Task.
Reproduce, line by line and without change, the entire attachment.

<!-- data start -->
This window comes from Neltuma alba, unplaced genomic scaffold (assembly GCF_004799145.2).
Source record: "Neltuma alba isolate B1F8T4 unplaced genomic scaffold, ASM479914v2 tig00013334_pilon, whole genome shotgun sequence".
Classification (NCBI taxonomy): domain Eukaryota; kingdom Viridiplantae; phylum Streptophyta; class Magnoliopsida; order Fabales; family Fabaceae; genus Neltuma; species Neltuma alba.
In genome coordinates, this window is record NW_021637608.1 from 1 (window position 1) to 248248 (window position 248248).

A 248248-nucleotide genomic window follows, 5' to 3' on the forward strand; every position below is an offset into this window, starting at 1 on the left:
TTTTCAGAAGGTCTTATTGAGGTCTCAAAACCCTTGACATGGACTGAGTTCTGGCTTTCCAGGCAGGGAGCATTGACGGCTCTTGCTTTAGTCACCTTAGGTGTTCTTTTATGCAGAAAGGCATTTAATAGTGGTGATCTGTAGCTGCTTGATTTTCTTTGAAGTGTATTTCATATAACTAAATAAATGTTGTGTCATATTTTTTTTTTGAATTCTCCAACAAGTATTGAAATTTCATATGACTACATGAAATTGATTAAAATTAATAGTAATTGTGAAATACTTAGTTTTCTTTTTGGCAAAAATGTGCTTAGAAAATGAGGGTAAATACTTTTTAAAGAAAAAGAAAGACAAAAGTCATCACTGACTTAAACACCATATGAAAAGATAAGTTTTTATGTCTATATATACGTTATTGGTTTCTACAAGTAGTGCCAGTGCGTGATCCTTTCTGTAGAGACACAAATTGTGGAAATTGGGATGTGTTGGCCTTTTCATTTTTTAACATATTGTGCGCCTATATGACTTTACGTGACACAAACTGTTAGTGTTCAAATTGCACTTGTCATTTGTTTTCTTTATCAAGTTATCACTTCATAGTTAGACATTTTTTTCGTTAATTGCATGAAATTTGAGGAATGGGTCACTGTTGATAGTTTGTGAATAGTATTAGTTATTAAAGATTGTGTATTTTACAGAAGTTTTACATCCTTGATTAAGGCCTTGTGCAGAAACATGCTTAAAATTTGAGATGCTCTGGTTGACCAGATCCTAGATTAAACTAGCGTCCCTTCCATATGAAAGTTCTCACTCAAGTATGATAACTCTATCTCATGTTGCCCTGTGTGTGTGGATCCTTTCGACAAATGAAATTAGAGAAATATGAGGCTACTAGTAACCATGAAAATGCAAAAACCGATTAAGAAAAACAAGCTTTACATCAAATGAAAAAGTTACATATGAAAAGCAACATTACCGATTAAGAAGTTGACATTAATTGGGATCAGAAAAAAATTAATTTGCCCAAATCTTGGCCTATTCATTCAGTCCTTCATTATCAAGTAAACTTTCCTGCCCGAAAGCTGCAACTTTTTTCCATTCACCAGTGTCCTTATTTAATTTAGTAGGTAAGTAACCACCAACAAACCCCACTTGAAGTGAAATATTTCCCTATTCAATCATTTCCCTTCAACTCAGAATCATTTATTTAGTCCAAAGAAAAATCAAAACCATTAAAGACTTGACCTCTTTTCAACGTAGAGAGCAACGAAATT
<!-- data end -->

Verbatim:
This window comes from Neltuma alba, unplaced genomic scaffold (assembly GCF_004799145.2).
Source record: "Neltuma alba isolate B1F8T4 unplaced genomic scaffold, ASM479914v2 tig00013334_pilon, whole genome shotgun sequence".
Classification (NCBI taxonomy): domain Eukaryota; kingdom Viridiplantae; phylum Streptophyta; class Magnoliopsida; order Fabales; family Fabaceae; genus Neltuma; species Neltuma alba.
In genome coordinates, this window is record NW_021637608.1 from 1 (window position 1) to 248248 (window position 248248).

A 248248-nucleotide genomic window follows, 5' to 3' on the forward strand; every position below is an offset into this window, starting at 1 on the left:
TTTTCAGAAGGTCTTATTGAGGTCTCAAAACCCTTGACATGGACTGAGTTCTGGCTTTCCAGGCAGGGAGCATTGACGGCTCTTGCTTTAGTCACCTTAGGTGTTCTTTTATGCAGAAAGGCATTTAATAGTGGTGATCTGTAGCTGCTTGATTTTCTTTGAAGTGTATTTCATATAACTAAATAAATGTTGTGTCATATTTTTTTTTTGAATTCTCCAACAAGTATTGAAATTTCATATGACTACATGAAATTGATTAAAATTAATAGTAATTGTGAAATACTTAGTTTTCTTTTTGGCAAAAATGTGCTTAGAAAATGAGGGTAAATACTTTTTAAAGAAAAAGAAAGACAAAAGTCATCACTGACTTAAACACCATATGAAAAGATAAGTTTTTATGTCTATATATACGTTATTGGTTTCTACAAGTAGTGCCAGTGCGTGATCCTTTCTGTAGAGACACAAATTGTGGAAATTGGGATGTGTTGGCCTTTTCATTTTTTAACATATTGTGCGCCTATATGACTTTACGTGACACAAACTGTTAGTGTTCAAATTGCACTTGTCATTTGTTTTCTTTATCAAGTTATCACTTCATAGTTAGACATTTTTTTCGTTAATTGCATGAAATTTGAGGAATGGGTCACTGTTGATAGTTTGTGAATAGTATTAGTTATTAAAGATTGTGTATTTTACAGAAGTTTTACATCCTTGATTAAGGCCTTGTGCAGAAACATGCTTAAAATTTGAGATGCTCTGGTTGACCAGATCCTAGATTAAACTAGCGTCCCTTCCATATGAAAGTTCTCACTCAAGTATGATAACTCTATCTCATGTTGCCCTGTGTGTGTGGATCCTTTCGACAAATGAAATTAGAGAAATATGAGGCTACTAGTAACCATGAAAATGCAAAAACCGATTAAGAAAAACAAGCTTTACATCAAATGAAAAAGTTACATATGAAAAGCAACATTACCGATTAAGAAGTTGACATTAATTGGGATCAGAAAAAAATTAATTTGCCCAAATCTTGGCCTATTCATTCAGTCCTTCATTATCAAGTAAACTTTCCTGCCCGAAAGCTGCAACTTTTTTCCATTCACCAGTGTCCTTATTTAATTTAGTAGGTAAGTAACCACCAACAAACCCCACTTGAAGTGAAATATTTCCCTATTCAATCATTTCCCTTCAACTCAGAATCATTTATTTAGTCCAAAGAAAAATCAAAACCATTAAAGACTTGACCTCTTTTCAACGTAGAGAGCAACGAAATT